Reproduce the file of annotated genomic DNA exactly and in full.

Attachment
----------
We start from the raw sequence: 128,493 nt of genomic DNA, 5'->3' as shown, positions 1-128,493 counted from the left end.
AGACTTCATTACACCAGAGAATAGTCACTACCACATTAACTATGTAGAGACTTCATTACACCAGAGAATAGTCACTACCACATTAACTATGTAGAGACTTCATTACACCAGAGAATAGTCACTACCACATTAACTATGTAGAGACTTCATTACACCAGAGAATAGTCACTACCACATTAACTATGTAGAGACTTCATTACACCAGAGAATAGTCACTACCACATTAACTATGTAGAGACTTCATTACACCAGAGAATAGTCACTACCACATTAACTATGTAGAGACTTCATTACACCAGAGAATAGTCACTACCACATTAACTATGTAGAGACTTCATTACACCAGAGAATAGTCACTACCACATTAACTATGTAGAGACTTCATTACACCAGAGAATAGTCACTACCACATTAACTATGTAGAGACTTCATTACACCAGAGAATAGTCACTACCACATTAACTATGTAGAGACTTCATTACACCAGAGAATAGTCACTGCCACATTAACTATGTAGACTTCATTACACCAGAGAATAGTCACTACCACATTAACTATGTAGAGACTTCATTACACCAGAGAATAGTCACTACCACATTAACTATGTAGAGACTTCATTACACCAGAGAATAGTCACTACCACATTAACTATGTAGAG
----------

We start from the raw sequence: 128,493 nt of genomic DNA, 5'->3' as shown, positions 1-128,493 counted from the left end.
AGACTTCATTACACCAGAGAATAGTCACTACCACATTAACTATGTAGAGACTTCATTACACCAGAGAATAGTCACTACCACATTAACTATGTAGAGACTTCATTACACCAGAGAATAGTCACTACCACATTAACTATGTAGAGACTTCATTACACCAGAGAATAGTCACTACCACATTAACTATGTAGAGACTTCATTACACCAGAGAATAGTCACTACCACATTAACTATGTAGAGACTTCATTACACCAGAGAATAGTCACTACCACATTAACTATGTAGAGACTTCATTACACCAGAGAATAGTCACTACCACATTAACTATGTAGAGACTTCATTACACCAGAGAATAGTCACTACCACATTAACTATGTAGAGACTTCATTACACCAGAGAATAGTCACTACCACATTAACTATGTAGAGACTTCATTACACCAGAGAATAGTCACTACCACATTAACTATGTAGAGACTTCATTACACCAGAGAATAGTCACTGCCACATTAACTATGTAGACTTCATTACACCAGAGAATAGTCACTACCACATTAACTATGTAGAGACTTCATTACACCAGAGAATAGTCACTACCACATTAACTATGTAGAGACTTCATTACACCAGAGAATAGTCACTACCACATTAACTATGTAGAG